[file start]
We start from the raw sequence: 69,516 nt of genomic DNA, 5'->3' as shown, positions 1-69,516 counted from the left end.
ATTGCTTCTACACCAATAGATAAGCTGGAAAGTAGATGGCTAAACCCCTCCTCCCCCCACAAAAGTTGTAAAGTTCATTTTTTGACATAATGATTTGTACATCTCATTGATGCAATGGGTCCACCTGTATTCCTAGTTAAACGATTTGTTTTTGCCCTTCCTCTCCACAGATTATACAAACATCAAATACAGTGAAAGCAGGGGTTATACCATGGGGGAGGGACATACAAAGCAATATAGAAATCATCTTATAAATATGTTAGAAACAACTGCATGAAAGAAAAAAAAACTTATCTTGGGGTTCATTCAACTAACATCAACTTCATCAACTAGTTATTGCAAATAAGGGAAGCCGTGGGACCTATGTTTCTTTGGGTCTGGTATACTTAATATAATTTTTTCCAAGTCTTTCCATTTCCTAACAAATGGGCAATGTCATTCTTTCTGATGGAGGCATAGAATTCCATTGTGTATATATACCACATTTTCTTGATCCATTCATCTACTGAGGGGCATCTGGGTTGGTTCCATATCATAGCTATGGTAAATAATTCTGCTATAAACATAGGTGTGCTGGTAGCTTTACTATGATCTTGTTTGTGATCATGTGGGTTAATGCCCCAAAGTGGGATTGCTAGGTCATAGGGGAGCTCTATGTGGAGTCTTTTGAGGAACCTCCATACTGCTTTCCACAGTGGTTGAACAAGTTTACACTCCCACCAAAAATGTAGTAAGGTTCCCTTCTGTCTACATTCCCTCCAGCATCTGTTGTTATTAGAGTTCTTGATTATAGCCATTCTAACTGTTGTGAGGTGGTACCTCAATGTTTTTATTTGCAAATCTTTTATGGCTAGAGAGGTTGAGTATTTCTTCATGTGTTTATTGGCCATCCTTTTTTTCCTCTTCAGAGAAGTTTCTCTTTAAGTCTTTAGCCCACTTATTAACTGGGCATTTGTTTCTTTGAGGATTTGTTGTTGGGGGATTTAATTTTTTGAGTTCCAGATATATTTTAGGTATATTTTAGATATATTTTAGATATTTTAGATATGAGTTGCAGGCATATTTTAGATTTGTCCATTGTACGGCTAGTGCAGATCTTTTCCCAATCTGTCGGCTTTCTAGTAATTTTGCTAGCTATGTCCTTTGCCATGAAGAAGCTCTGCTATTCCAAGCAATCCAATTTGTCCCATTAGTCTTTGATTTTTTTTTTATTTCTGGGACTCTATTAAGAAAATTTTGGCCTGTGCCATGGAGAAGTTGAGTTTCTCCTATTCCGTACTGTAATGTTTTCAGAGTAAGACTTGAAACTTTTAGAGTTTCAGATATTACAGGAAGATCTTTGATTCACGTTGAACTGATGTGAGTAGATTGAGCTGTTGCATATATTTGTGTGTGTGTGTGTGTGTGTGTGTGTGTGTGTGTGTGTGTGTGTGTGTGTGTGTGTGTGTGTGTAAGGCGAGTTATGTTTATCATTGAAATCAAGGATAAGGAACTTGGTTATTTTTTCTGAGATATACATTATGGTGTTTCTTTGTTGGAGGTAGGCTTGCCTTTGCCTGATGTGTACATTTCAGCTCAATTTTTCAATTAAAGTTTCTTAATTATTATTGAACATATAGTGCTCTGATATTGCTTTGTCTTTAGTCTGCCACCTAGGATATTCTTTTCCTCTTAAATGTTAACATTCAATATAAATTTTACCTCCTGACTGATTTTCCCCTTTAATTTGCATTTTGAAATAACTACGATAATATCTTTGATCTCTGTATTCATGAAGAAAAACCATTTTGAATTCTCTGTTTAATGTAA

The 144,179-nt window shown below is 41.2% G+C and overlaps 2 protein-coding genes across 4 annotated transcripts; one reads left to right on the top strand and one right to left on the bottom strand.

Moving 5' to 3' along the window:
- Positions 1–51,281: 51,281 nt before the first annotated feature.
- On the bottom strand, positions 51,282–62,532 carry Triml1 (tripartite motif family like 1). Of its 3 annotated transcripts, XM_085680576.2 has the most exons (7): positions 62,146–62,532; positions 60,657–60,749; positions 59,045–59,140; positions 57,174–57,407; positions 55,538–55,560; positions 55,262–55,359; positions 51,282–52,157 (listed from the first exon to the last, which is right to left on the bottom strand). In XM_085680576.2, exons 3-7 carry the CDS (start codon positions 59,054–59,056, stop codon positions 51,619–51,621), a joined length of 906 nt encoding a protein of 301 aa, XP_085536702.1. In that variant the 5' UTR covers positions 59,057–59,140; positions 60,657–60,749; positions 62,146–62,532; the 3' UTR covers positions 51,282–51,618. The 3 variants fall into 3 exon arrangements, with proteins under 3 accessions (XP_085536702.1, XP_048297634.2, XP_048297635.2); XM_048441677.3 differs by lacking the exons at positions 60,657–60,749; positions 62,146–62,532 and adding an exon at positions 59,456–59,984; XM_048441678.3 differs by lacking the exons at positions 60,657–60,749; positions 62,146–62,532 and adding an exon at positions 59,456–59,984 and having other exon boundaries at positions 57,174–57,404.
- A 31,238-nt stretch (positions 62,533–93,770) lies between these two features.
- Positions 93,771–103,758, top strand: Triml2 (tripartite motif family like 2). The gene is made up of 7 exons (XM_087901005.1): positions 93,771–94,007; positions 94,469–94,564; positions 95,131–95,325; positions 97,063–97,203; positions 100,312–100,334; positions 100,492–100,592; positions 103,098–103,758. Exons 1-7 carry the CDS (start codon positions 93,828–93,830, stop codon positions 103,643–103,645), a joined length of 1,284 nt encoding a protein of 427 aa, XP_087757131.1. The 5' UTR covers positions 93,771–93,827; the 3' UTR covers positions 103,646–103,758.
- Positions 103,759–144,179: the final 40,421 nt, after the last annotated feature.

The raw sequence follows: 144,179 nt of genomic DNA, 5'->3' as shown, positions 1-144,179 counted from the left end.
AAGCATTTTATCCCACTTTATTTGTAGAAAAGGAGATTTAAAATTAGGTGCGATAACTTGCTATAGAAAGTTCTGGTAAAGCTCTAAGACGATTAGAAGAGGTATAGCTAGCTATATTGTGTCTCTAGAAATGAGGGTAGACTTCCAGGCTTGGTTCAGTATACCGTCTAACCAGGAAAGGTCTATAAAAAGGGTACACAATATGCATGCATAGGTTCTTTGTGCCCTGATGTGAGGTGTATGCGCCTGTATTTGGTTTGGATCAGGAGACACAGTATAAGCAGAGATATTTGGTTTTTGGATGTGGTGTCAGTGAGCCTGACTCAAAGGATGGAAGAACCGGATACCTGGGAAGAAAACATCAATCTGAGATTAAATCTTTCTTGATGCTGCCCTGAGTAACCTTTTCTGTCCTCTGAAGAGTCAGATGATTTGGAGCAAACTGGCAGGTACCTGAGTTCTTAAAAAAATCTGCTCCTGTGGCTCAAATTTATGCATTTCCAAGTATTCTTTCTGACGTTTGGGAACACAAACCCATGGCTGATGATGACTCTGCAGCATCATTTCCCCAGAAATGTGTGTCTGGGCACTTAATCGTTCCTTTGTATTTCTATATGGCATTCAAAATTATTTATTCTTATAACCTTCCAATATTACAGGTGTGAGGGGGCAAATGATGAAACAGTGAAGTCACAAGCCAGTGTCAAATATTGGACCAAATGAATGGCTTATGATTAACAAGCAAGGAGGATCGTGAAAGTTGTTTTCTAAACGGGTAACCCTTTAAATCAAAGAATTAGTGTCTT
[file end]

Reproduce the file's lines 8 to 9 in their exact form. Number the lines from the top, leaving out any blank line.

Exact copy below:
- Positions 93,771–103,758, top strand: Triml2 (tripartite motif family like 2). The gene is made up of 7 exons (XM_087901005.1): positions 93,771–94,007; positions 94,469–94,564; positions 95,131–95,325; positions 97,063–97,203; positions 100,312–100,334; positions 100,492–100,592; positions 103,098–103,758. Exons 1-7 carry the CDS (start codon positions 93,828–93,830, stop codon positions 103,643–103,645), a joined length of 1,284 nt encoding a protein of 427 aa, XP_087757131.1. The 5' UTR covers positions 93,771–93,827; the 3' UTR covers positions 103,646–103,758.
- Positions 103,759–144,179: the final 40,421 nt, after the last annotated feature.